Chris Fischer Concludes Wiese Distinguished Lecture Series

Article and photos by: Stephanie Huynh | Contributor |

Chris Fischer, founding chairman of OCEARCH and co-host of the Offshore Adventures TV series, spoke to a room full of educators and students on Thursday, April 21 as the last of the Wiese Distinguished Lecture Series speakers for the 2021-2022 academic year.

Co-sponsors for the event were the Dauphin Island Sea Lab Foundation, the Alabama Coastal Federation, and the USA Foundation.

The Wiese Distinguished Speaker Series is made possible by Pete and Marty Wiese, a couple who advocated for various environmental and educational causes across the nation. With their endowment of the speaker series, both the University and the Dauphin Island Sea Lab are able to bring leading scientists to their campuses for any and all to learn from.

Since 2007, Fischer has led 43 expeditions around the world to expand the global knowledge of great white sharks and other ocean giants. He was inspired by Jacques Cousteau, the French marine explorer who invented scuba diving. Fischer has funded and facilitated groundbreaking research that has solved many unanswered questions about sharks and their habits. 

“In 1997, my noble goal was to pour the world’s oceans into people’s lives at a scale unseen since Cousteau so people were aware of what was going on, because awareness is everything,” said Fischer. “Once you have scale and awareness, problems get solved.”

The School of Marine and Environmental Sciences was launched in Spring 2021, a feat that many students think was overdue.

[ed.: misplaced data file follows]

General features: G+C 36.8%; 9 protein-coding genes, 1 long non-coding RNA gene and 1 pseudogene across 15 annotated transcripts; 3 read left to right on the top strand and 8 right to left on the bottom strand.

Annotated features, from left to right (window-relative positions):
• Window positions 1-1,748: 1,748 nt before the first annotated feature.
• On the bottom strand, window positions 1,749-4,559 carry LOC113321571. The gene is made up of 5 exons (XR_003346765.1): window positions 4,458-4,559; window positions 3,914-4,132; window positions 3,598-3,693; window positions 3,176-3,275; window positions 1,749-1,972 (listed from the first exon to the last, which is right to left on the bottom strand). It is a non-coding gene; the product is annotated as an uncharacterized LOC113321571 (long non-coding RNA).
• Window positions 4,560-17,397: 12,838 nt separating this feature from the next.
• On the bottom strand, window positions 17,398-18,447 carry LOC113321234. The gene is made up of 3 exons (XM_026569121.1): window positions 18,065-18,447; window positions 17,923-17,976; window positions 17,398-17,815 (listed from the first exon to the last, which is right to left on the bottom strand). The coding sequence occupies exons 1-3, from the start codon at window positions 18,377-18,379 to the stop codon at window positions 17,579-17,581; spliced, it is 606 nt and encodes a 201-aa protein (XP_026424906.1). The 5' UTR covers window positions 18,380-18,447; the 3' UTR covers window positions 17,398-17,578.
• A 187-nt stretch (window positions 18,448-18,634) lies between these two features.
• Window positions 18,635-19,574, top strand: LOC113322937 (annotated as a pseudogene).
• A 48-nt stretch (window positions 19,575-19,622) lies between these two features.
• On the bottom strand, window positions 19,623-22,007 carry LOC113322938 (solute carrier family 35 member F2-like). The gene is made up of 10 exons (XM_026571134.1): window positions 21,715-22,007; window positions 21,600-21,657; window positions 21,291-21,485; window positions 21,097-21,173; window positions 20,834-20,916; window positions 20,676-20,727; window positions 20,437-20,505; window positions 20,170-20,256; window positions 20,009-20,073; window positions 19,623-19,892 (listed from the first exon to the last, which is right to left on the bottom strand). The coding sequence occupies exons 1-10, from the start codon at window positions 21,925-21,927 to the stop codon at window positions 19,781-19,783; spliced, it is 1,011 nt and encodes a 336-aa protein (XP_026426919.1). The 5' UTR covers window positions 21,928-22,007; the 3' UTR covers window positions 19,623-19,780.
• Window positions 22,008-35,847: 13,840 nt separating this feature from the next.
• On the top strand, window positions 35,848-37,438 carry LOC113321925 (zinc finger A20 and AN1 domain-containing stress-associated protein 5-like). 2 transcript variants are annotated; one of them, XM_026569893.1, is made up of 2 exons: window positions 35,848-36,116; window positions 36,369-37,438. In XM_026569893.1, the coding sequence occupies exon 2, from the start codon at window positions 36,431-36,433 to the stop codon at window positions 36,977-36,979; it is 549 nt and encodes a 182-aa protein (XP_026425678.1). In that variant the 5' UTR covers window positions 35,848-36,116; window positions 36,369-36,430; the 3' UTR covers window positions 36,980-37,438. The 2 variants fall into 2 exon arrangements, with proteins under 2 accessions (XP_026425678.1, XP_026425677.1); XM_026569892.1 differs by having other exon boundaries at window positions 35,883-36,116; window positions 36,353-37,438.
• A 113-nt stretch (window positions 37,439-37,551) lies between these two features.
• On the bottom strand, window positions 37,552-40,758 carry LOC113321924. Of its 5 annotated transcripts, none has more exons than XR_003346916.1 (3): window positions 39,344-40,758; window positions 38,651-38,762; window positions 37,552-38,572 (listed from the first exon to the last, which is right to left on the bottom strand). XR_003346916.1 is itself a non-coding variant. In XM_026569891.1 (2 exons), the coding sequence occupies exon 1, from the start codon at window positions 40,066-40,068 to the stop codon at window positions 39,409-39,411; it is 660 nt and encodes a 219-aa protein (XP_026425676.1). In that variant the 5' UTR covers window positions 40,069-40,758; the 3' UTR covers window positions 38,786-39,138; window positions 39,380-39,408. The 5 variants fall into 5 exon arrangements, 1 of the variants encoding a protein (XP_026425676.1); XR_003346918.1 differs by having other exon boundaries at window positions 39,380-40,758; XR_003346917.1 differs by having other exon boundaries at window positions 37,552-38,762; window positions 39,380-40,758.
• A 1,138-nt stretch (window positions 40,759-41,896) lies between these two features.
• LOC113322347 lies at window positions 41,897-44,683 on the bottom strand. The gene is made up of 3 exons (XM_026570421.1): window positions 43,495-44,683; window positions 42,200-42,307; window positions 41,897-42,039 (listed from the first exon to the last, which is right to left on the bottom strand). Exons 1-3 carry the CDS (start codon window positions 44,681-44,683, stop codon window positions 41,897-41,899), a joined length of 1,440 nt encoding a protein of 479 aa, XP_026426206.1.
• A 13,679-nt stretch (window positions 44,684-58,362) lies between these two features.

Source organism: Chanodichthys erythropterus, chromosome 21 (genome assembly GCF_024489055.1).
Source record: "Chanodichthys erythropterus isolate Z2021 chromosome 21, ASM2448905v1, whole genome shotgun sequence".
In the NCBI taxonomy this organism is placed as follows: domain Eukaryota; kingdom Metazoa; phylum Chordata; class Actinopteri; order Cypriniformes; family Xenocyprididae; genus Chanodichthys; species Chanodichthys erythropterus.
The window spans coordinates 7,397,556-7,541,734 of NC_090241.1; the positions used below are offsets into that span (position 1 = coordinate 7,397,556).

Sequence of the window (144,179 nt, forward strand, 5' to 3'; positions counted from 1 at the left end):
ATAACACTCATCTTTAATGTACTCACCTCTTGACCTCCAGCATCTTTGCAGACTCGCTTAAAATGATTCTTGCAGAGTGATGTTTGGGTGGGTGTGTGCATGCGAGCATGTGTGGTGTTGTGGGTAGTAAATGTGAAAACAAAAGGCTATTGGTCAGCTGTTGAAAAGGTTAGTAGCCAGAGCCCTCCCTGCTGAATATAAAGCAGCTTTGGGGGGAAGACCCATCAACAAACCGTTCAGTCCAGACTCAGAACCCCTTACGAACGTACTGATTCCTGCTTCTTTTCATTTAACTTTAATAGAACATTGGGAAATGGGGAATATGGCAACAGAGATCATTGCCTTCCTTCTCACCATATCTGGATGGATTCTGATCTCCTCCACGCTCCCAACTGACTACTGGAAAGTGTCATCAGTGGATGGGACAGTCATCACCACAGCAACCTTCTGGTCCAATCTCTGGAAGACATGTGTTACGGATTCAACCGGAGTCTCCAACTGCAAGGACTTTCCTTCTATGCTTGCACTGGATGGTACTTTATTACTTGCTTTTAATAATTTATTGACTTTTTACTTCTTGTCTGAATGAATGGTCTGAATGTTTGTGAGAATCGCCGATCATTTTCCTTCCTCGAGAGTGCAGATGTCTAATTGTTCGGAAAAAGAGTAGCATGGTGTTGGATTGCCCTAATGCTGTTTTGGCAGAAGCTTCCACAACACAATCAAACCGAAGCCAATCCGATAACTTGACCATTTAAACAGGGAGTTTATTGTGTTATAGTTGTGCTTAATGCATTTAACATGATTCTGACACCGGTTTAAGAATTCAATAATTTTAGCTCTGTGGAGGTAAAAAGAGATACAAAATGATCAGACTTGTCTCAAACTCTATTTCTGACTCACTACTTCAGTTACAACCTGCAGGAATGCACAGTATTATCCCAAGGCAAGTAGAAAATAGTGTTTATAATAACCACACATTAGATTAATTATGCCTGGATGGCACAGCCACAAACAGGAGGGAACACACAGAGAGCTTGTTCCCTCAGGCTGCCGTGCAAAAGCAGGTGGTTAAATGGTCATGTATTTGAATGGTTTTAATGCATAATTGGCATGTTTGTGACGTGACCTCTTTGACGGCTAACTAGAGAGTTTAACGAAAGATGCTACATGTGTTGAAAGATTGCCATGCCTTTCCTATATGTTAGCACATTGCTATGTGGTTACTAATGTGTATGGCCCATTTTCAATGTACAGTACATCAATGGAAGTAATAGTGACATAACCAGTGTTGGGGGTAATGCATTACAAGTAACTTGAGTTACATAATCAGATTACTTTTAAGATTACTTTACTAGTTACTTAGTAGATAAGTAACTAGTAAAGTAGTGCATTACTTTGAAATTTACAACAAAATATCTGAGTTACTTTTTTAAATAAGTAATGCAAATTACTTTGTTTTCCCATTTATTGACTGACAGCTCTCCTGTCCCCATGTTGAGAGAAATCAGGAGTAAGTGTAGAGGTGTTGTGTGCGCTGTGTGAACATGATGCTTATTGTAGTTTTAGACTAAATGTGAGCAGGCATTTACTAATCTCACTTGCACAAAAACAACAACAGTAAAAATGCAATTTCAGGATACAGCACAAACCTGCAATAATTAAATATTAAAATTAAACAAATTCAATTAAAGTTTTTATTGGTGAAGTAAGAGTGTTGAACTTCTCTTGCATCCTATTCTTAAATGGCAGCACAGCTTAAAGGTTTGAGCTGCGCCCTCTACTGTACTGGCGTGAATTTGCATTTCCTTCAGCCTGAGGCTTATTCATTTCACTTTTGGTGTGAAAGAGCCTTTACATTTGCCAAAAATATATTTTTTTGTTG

Marissa Hall, a freshman marine biology major, said that she was shocked that the school was launched so recently considering that South is located right along the Gulf Coast.

With the help of programs like the Wiese Distinguished Speaker Series, leaders in the college are hoping to continue providing students with the resources they need to successfully become the next pioneers of marine and environmental science. 

According to Dr. Sean Powers, Director and Professor of the School of Marine and Environmental Sciences, part of why the Wiese lecture series was created was to “bring in speakers from around the world that represent the different aspects of marine sciences and trying to stress the pure science of the field, but also the discovery aspect of it.”

“The path to abundance is unemotional; it’s just math and science,” said Fischer. “Sometimes, getting too much emotion tangled up in [research] can create as big a problem as any other problem there is because people get position-oriented instead of solution-oriented.”

In 2013, Fischer launched the Global Shark Tracker, which shows where all of the sea animals that he and his team have tagged are located.

“Look to grow. Look to change,” Fischer said. “Don’t get yourself in a position where you’re in a spot and change is scary.”